Unlocking my heart with a new language

Learning a new language is always a challenge as well as a reward at any point of time in our life. Just as Shakespeare unlocked his heart with his sonnets, don’t we want to unlock our heart with a new language?
When I joined the University three years back, I attended a one month course in Spoken Kannada arranged by our University as I thought that learning a new language,( the State language of Karnataka, South India) would be an asset for me emotionally, socially and a culturally. I attended all the classes enthusiastically and religiously, the instructor was very kind and supportive, the class mates were cooperative and we had a lot of fun too. But the limited exposure to a new language which is totally different from my other tongues failed me miserably when I tried to interact with the Kannada speaking people outside the classroom. The situational language teaching which taught me the functional use of Kannada in specific situations did not work in the real field.
“auto, hosa roadge borthara?”(auto, will you go to the Hosa road?), “ munde hogi” (go staright), “ illi Nilsi” (Stop here), “uta aita?” ( Had lunch?), “Hegidhira?” (How are you?). “Chennagide” (fine), “thumba chennagude” ( very nice), “tea beku, coffee bera” ( I want tea, not coffee)…… well, I know how to use these expressions, but the day to day interaction with the common people speaking Kannada demands more than these expressions. Though my month long formal Kannada class introduced me to a new language, I am not confident enough to use it for social interaction. I wonder, why? Though I live in a society where Kannada is the dominant language, though I have the motivation and the urge to learn the language, I failed and failed miserably.
The spoken variety of Kannada that the people speak is far away from the bookish Kannada that I learnt in my class. In normal speech, many expressions are shortened, morphophonemic changes take place regularly and the contexts make many known expressions unknown. Hedging is another area that confounds me. But what contributed to my failure are the kind responses of my interlocutors. When the native speakers of Kannada find that I am struggling with my Kannada, they immediately switch over either to Hindi or English. If I were a child, my companions would not have done that. They might have laughed at me for my inappropriate use of the new language, but they would have continued with their own language providing me the necessary linguistic environment.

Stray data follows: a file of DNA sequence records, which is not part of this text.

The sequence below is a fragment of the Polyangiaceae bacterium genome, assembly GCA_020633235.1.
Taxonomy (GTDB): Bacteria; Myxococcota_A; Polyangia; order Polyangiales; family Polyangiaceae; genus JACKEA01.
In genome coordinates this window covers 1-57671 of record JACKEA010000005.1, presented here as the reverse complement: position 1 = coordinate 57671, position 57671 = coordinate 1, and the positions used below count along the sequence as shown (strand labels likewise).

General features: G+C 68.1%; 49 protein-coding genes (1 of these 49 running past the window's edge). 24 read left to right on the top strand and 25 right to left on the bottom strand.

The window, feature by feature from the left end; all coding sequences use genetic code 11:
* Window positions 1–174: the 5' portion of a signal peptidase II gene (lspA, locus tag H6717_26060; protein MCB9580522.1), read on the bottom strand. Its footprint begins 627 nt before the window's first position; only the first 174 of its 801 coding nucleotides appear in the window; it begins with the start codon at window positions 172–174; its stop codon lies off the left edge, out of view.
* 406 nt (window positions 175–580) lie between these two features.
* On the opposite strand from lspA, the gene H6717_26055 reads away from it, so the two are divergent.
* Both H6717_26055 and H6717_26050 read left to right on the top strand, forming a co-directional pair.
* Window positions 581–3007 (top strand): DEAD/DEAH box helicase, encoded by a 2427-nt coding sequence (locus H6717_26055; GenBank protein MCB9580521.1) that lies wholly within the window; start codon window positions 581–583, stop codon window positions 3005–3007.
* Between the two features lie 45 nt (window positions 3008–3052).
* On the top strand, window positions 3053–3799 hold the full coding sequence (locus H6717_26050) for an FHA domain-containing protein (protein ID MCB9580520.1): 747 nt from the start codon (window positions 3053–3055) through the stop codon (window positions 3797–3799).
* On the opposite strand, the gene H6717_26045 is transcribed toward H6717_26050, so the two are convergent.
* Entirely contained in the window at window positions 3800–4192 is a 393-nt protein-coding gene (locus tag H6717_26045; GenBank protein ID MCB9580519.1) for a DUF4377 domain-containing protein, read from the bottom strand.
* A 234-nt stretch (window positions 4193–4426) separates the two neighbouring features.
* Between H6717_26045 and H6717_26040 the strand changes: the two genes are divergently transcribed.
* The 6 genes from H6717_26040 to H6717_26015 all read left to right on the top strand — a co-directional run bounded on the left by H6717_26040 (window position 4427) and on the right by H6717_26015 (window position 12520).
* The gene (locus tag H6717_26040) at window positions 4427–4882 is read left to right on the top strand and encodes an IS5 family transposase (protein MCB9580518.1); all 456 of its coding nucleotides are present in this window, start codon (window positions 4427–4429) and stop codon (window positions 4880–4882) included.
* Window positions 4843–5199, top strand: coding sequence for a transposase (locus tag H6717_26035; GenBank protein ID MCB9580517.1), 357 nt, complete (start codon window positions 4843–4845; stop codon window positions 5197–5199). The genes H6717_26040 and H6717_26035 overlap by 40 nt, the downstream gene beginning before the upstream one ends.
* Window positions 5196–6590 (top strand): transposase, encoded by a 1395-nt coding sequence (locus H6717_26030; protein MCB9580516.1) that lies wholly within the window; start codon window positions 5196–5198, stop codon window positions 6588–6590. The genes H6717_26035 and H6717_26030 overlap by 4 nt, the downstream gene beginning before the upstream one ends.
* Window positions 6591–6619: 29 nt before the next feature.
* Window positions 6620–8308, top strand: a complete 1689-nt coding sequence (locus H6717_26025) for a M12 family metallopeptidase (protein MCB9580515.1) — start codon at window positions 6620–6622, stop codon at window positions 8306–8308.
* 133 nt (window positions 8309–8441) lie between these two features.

There is a popular belief that the younger the learner, the quicker the learning process and the better the outcomes. It is believed that older learners of a second language rarely achieve the native-like fluency that younger learners display. Well, I don’t believe in the ‘critical period hypothesis’ and I don’t hope to achieve native like fluency in Kannada. All, that I want is to be a competent user of a new language even after 60. Then, what are the impediments? It seems that you cannot learn a new language without a total immersion in the target language. Don’t try to be a language learner, try to be a language user. Language learning is a performing art and in order to perform well, you need a platform. I could not learn Kannada well as I am yet to get a platform to perform.
Learning the Kannada alphabet was not easy too. The Kannada language has some important features that make it unique in relation to the languages I know (Assamese, Bengali, Hindi and English). Unlike English, in which the letters of printed words map to the speech sounds, Kannada is an alpha-syllabary language based on the ‘akshara ‘system, in which each ‘akshara’ maps to phonology at the level of the syllable. Again, unlike Assamese, Bengali and Hindi which are comprised of less than 40 letter units; Kannada is made up of over 474 CV symbols, along with diacritic marks for consonants.
The path of language learning is not always full of roses, it is a long journey full of linguistic as well as non-linguistic challenges. But, “The woods are lovely, dark, and deep,/But I have promises to keep,/And miles to go before I sleep,/And miles to go before I sleep”.

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